Veteran road rider, first foray into dirt?

Discussion in 'Thumpers' started by ZappBranigan, Aug 10, 2021.

  1. ZappBranigan

    ZappBranigan Still Riding

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    I started riding in 1982, currently on bikes no. 11 & 12 (Honda 919 and Triumph Bonneville) but I have to admit that I'm starting to get bored with road riding.

    It's not that I don't enjoy it, it's just that I've lived in the Denver area most of my life and with all the riding I've been doing, I've literally ridden every paved road within a ~200 mile radius and I'm getting tired of riding the same ones.

    I'm 3 years away from retirement and hope to do a lot of long distance riding after that, probably on a sport touring bike or a big bagger (haven't decided yet which one.) Who knows, maybe even a Gold Wing?

    But in the meantime, I'm starting to get the itch to explore the many dirt roads that are relatively close and accessible to me. Funny thing: The first motorcycle I ever rode was a Kawasaki 175 dirt bike, but I haven't really ridden any dirt bikes since then (at least not on the dirt.)

    Wife and I were on a camping trip at Grand Mesa this past weekend and while we were there I saw a couple of guys on dirt bikes exploring the dirt roads and it looked like it would be fun.

    My biggest concern with dirt riding is that I have bad knees (my avatar explains why ;) 4 surgeries so far and more are likely in my future ) and I'm a little worried about possibly falling and injuring myself while out alone. On paved roads I'm pretty confident but as I said, I've never really ridden much on dirt. I know there is a local guy here in Denver who teaches a "dirt riding class" and I will probably sign up for it. I'm also thinking that for safety reasons, it would be prudent to not ride alone (though I frequently ride alone on my road bikes.)

    And then of course there's the "which bike?" question. My inclination is to start off with something lighter, in the 200 - 350 class. I'm pretty sure an electric starter would be a requirement (again, knees.) Street legal would be preferred, although I do own a pickup truck (F-150) so something that could ride in a hitch-mounted carrier would probably work for me too.

    I see tons and tons of KLR 650s., DR650's, etc, but I'm just not sure I need something that big. I'm cognizant of the fact that anything I ride off road I need to be able to pick up off the ground so lighter feels like a better idea than heavier. I have zero interest in any kind of "adventure bike" that weighs 500#, so something like a GS would not be what I'm looking for.

    As far as where I'd want to ride, nothing extreme, "motocross style" or even single-track, just exploring the dirt roads on 2 wheels instead of 4. A plated bike would likely be my best bet just because many of the dirt roads are restricted to street-legal vehicles only.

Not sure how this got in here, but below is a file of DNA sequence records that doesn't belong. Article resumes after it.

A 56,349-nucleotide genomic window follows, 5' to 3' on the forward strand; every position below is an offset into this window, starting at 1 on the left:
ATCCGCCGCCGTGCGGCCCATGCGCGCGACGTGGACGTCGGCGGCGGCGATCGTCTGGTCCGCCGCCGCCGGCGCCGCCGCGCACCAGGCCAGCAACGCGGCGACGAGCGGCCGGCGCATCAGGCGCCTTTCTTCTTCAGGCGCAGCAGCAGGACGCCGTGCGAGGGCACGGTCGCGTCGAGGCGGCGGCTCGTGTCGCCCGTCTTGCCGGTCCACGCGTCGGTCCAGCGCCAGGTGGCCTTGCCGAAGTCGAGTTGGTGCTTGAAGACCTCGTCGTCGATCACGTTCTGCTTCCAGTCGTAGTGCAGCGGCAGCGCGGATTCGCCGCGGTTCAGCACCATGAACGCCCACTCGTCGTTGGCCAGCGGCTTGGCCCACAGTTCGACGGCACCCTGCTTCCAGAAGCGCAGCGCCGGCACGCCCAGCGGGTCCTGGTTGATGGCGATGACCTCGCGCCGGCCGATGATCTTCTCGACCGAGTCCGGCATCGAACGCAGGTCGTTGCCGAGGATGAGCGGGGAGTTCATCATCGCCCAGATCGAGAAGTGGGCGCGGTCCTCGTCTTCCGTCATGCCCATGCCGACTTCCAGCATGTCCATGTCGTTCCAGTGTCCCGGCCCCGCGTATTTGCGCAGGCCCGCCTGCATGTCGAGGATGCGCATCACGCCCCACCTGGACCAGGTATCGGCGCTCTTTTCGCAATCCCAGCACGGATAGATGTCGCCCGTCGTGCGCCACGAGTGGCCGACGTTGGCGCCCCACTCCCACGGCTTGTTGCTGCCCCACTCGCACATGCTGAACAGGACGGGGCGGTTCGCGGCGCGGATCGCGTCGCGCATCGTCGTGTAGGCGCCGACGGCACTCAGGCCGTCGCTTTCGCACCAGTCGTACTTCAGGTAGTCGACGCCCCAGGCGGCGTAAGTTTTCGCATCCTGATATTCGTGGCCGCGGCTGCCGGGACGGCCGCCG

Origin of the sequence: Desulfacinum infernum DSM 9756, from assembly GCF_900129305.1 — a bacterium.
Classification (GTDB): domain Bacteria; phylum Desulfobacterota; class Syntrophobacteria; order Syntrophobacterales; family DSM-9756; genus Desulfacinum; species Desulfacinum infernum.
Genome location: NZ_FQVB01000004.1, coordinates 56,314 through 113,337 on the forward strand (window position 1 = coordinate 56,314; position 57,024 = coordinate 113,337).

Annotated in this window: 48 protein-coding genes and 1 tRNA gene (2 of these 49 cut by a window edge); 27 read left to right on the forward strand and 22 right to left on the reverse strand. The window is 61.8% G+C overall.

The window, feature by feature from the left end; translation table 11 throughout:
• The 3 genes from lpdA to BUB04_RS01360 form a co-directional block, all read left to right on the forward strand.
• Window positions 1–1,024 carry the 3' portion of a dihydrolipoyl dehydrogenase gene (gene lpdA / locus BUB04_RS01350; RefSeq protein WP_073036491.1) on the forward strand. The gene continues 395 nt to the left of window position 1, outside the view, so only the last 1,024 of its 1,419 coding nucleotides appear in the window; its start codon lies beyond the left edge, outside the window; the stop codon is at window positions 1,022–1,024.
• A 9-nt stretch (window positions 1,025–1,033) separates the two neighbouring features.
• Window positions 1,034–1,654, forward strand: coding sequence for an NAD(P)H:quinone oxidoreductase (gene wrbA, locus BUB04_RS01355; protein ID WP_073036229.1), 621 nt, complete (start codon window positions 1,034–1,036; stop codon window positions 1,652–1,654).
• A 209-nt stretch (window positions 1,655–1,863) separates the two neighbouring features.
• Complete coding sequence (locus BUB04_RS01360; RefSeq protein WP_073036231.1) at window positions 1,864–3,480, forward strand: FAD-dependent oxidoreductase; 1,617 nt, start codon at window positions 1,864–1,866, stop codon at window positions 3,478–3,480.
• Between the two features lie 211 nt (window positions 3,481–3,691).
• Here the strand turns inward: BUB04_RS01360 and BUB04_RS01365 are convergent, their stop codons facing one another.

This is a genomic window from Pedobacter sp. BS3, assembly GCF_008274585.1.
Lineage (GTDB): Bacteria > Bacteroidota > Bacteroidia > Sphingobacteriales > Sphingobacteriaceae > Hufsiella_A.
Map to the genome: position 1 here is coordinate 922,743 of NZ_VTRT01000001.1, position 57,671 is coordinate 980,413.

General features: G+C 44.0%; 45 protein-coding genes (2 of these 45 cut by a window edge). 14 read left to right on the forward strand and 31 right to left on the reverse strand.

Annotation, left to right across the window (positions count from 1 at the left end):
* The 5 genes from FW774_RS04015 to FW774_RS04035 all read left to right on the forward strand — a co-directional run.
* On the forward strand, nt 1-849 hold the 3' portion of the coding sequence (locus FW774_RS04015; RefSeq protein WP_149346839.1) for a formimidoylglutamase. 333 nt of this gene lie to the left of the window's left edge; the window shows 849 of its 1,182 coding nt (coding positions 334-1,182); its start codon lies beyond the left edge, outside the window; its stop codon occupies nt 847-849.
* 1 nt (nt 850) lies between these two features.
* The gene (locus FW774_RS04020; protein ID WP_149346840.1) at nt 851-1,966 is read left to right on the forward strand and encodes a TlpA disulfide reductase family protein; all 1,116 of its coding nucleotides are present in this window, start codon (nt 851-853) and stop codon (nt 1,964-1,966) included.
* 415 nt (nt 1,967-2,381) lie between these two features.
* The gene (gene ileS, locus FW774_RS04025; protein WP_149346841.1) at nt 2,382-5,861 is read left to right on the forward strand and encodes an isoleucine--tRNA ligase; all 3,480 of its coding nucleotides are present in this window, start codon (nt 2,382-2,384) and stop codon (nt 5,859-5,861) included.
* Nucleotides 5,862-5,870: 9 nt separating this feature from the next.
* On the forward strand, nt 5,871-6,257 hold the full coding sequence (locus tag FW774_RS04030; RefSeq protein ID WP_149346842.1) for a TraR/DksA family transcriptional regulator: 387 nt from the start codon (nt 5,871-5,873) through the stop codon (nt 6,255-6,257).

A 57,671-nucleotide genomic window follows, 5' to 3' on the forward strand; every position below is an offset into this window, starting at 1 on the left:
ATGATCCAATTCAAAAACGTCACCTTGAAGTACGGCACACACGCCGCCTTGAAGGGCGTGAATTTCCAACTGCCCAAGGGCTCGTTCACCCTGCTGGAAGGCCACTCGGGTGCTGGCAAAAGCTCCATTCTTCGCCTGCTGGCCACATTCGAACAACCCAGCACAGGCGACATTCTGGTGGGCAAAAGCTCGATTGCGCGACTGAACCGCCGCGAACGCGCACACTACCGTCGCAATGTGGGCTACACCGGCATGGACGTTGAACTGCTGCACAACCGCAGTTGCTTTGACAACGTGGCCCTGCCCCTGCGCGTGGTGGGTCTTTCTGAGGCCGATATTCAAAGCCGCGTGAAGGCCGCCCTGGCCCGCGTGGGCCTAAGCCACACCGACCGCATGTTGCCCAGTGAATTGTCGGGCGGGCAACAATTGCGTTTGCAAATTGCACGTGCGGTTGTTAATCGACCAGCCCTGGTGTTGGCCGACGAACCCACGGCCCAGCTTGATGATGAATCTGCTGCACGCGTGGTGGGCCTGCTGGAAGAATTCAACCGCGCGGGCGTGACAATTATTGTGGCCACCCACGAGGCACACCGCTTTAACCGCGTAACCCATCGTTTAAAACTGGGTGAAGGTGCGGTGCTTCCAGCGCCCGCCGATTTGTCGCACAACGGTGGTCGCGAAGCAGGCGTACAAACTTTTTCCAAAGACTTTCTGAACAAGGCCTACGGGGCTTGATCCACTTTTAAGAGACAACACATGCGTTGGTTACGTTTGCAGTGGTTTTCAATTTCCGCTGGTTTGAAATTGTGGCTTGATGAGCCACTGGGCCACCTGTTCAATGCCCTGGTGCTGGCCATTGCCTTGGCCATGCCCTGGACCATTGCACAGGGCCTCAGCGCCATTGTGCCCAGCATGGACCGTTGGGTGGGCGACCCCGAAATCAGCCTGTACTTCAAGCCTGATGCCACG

So where to get started? One thing that concerns me when I shop on CL is that I'm very leery of a bike that has been "messed with." When I see an ad for a bike with a laundry list of items that have been replaced or "upgraded", it makes me think that the bike has likely been thrashed to within an inch of its life. As a general rule (with ALL vehicles I buy) I have a strong preference for one that is as close to stock as possible.

    Also, being a cheap SOB, I'm trying to keep the price in the low(er) ranges. Would love to find something sub-$2000 but I don't think that's realistic. Under $3k seems like a reasonable goal. With Summer coming to a close soon, I'll likely start my shopping in fall when people put their bikes up for sale rather than into storage.

    I should point out that I'm fairly tall (6'1" with a 34" inseam) so from what I've seen I would "fit" on almost any dual-sport type bike pretty easily.

    Anyway, just looking for input on how to get started dirt riding.
    #1
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  2. Gedrog

    Gedrog 1000 mile stare a 1000 stories to tell

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    Different part of the world but also insane enough to jump out of a perfectly good Dakota's and Flossies so I have the same problems
    Good Knee protection and Neck protection from Leatt

    First of all, you are hitting the nail on the head with small bikes oodles of fun but not really made for long-distance travel unless you are patient and live with its limitations

    TW200, WR250, KLX250, CRF250L, XR250L FE's 350, 350 EXC all perfect I am sure there are tons of other models just for the masses to bring up

    The next level is 450-500CC classes of above minor differences in weight but will better suit longer distances with a comfy seat upgrade only a couple of kilo's heavier

    The next level in the 140 - 170KG range is the 701, 690 enduro, and DR650, XR650L, TT600R, AJP PR7, SWM Superdual X & CRF250L

    The next level in the 190-220 KG range is Tenere 700 , Taureg 660 (new for 2022), KTM 790 and 890, KLR 650, F650GS Dakar and G650 Sertao CB500X
    Some of the small bikes can weigh as heavy so don't be fooled by the CC